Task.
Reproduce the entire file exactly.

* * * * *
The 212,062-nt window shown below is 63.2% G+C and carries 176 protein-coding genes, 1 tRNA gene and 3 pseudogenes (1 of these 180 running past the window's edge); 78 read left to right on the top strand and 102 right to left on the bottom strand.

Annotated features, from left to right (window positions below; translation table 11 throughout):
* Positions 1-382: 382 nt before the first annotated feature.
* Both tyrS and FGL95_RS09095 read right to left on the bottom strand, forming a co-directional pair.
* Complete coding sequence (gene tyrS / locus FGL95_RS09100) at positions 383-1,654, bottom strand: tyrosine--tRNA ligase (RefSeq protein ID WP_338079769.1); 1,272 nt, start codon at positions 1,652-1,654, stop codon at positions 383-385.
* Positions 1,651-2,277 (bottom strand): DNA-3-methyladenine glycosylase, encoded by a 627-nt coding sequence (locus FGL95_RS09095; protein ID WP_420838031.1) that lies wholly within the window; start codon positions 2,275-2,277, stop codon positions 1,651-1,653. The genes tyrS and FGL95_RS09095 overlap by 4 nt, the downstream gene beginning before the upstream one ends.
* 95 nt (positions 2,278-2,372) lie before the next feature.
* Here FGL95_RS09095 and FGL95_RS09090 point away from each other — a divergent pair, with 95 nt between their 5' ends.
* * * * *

The 212,062-nt window shown below is 63.2% G+C and carries 176 protein-coding genes, 1 tRNA gene and 3 pseudogenes (1 of these 180 running past the window's edge); 78 read left to right on the top strand and 102 right to left on the bottom strand.

Annotated features, from left to right (window positions below; translation table 11 throughout):
* Positions 1-382: 382 nt before the first annotated feature.
* Both tyrS and FGL95_RS09095 read right to left on the bottom strand, forming a co-directional pair.
* Complete coding sequence (gene tyrS / locus FGL95_RS09100) at positions 383-1,654, bottom strand: tyrosine--tRNA ligase (RefSeq protein ID WP_338079769.1); 1,272 nt, start codon at positions 1,652-1,654, stop codon at positions 383-385.
* Positions 1,651-2,277 (bottom strand): DNA-3-methyladenine glycosylase, encoded by a 627-nt coding sequence (locus FGL95_RS09095; protein ID WP_420838031.1) that lies wholly within the window; start codon positions 2,275-2,277, stop codon positions 1,651-1,653. The genes tyrS and FGL95_RS09095 overlap by 4 nt, the downstream gene beginning before the upstream one ends.
* 95 nt (positions 2,278-2,372) lie before the next feature.
* Here FGL95_RS09095 and FGL95_RS09090 point away from each other — a divergent pair, with 95 nt between their 5' ends.